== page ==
• Prof. Lamdan

Preparing For Our First Class

August, 2019 (Read before August 27)


Welcome to Public Institutions in Context: Environmental Law. I'm looking forward to spending the semester with you.

Here are answers to frequently asked questions about our course:

Question 1: Do I have to buy the textbook? Do I have to buy the revised 6th edition of the textbook?

We will be using the Funk casebook throughout our class so it will be helpful to have access to a copy of the casebook. There are several copies on reserve in our library. All of the assigned cases are available online as well as in our casebook.

The revised 6th edition of the casebook is almost identical to the original 6th edition, and both versions of the 6th edition are similar to the 5th edition. If you use the 5th edition, the pagination will not align perfectly, but you can use the topical headings in the book as your guide. The syllabus will follow the 6th edition pagination.

Question 2: I've heard PI is hard. Is that true?

Administrative law is different than most of our doctrinal classes, but not more difficult. (And if we find it more difficult, we can get together to talk about it! :-) ) Administrative law is a party, and all of the parts of the tripartite (tripartite = 3 parts) government system are invited! We'll focus on the agencies in the executive branch of the U.S. government, and the power granted agencies by Congress and the President. That means we'll be looking closely at the words of enabling statutes and executive orders and what they empower agencies to do.

Administrative law also focuses on when courts can intervene in agency decisions and how much deference courts are supposed to give to agency decisions. Finally, we'll also talk about the Constitution and how it empowers and limits each branch of government's involvement and influence in agencies' activities.

My goal is always to break things down as practically as possible, focusing on how we can use the tools provided by our government to participate in administrative law. If something in class is confusing, never hesitate to call it out. If things we learn about the system of administrative law raise critical questions, let's discuss them together!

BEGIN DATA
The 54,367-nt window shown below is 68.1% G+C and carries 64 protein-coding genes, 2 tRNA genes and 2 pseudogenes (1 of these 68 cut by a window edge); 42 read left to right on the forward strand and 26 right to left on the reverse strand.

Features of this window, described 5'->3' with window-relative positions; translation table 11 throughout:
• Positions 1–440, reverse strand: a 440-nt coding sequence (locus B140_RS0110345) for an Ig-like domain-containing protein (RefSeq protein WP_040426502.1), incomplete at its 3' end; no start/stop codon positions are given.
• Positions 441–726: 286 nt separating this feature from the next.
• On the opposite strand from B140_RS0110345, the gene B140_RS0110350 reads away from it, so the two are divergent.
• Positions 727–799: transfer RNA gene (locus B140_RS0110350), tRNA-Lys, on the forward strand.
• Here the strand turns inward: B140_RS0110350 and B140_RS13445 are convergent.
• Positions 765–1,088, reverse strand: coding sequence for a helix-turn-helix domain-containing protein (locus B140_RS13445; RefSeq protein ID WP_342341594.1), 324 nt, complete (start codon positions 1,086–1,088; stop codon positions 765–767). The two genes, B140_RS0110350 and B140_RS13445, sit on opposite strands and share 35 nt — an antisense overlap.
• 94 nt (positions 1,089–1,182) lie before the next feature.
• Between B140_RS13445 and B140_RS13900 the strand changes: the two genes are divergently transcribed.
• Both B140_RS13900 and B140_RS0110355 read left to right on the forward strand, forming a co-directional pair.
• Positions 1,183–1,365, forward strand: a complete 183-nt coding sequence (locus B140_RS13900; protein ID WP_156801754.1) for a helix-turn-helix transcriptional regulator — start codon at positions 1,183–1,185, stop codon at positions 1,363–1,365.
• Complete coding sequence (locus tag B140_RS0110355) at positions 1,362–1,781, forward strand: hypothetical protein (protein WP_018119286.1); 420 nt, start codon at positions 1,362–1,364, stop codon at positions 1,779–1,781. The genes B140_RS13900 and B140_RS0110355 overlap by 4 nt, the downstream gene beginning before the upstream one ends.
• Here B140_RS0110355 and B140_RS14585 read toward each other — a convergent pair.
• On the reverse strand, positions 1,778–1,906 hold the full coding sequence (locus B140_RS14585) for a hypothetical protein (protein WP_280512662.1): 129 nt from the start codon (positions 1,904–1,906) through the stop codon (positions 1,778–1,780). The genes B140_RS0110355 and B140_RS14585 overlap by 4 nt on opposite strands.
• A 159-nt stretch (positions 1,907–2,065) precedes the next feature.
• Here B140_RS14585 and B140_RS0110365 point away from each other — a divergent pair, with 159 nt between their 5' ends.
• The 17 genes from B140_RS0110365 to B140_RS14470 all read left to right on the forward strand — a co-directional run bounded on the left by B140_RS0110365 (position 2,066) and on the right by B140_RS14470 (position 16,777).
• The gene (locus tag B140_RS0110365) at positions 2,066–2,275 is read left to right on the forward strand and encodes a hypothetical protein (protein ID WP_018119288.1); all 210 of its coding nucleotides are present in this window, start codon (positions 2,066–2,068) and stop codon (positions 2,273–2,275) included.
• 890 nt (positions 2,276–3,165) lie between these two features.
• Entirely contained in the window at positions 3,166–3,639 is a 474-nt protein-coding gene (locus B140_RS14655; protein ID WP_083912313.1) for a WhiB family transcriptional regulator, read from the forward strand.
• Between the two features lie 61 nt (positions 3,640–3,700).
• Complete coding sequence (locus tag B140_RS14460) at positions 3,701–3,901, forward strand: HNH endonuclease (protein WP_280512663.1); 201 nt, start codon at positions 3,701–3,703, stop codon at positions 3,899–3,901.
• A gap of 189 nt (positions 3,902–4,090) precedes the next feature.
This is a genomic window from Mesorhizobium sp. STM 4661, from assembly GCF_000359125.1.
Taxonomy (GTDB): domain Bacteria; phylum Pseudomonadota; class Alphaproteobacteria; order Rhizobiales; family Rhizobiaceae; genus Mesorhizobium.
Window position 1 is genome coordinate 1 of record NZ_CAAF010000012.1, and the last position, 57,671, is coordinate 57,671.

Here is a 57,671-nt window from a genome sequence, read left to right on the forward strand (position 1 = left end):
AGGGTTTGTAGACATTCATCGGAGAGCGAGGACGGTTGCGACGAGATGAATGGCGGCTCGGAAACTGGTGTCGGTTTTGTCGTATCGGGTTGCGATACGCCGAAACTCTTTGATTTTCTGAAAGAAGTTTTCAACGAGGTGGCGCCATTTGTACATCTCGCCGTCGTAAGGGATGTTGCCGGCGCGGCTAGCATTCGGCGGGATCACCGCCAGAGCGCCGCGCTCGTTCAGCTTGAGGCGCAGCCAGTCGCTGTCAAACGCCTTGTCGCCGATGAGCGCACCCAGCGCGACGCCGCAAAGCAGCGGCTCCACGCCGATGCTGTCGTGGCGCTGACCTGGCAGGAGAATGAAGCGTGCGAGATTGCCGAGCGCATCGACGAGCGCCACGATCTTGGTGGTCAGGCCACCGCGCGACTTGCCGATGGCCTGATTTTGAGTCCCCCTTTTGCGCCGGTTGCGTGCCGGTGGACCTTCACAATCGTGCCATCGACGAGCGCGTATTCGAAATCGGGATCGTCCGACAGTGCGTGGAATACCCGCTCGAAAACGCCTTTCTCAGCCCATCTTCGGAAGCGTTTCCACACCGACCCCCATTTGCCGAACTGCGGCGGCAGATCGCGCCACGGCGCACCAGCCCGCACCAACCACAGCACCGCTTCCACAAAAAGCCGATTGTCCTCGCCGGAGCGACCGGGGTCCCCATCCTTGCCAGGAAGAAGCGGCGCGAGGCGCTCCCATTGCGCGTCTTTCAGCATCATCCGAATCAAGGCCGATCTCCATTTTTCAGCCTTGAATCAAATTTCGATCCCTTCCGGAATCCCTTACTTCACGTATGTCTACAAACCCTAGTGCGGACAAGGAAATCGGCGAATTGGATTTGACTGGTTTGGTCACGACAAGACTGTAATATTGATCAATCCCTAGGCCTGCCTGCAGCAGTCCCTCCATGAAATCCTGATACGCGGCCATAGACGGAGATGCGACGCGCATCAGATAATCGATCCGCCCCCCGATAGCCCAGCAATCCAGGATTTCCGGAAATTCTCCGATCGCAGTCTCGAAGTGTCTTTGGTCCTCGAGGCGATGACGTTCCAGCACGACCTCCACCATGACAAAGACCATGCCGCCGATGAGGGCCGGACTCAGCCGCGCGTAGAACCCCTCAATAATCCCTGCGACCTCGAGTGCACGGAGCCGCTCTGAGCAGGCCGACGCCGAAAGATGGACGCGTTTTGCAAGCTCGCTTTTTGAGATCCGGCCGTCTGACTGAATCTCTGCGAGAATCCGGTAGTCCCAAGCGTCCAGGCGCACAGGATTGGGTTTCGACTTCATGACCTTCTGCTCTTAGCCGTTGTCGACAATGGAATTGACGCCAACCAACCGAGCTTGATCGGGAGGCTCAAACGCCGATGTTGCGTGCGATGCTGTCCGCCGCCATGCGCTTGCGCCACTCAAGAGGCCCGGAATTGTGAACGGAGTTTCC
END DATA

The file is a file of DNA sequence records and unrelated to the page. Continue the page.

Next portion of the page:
Question 3: Is there cold calling in this class? How does class participation work?

I'm not a huge fan of cold calling, but I am a huge fan of hearing all of our voices and perspectives in class. For that reason, I will assign "discussion leaders" for most of our classes. If you are a "discussion leader," I will ask you questions during the class. If you are listed to lead a class discussion on a day that does not work for you, let me or Sylvia Glover know before class so we can reschedule. If anything prevents you from taking on the role of "discussion leader" let me know. Conversely, if you'd like to lead discussions in additional classes, let me know. Part of your class participation grade will be satisfied by serving as a "discussion leader" in at least one class.

I hope I've answered some of your questions. If you have questions about something I haven't discussed here, please email me at sarah.lamdan@law.cuny.edu or stop by my office.

I have a new office on the 4th floor. If you're nearby, feel free to come by office 4-318 and say hello!

I'd like to get to know you better and make sure that our class meets your expectations and provides a safe and constructive learning space for you. This survey asks some questions to help me get to know you. It's not required, but I look forward to reading the responses I receive.

This blog will provide updates on our course and the readings, as well as an opportunity for you to discuss our course in the comments or post a guest blog post if you'd like. I'm looking forward to learning with you!

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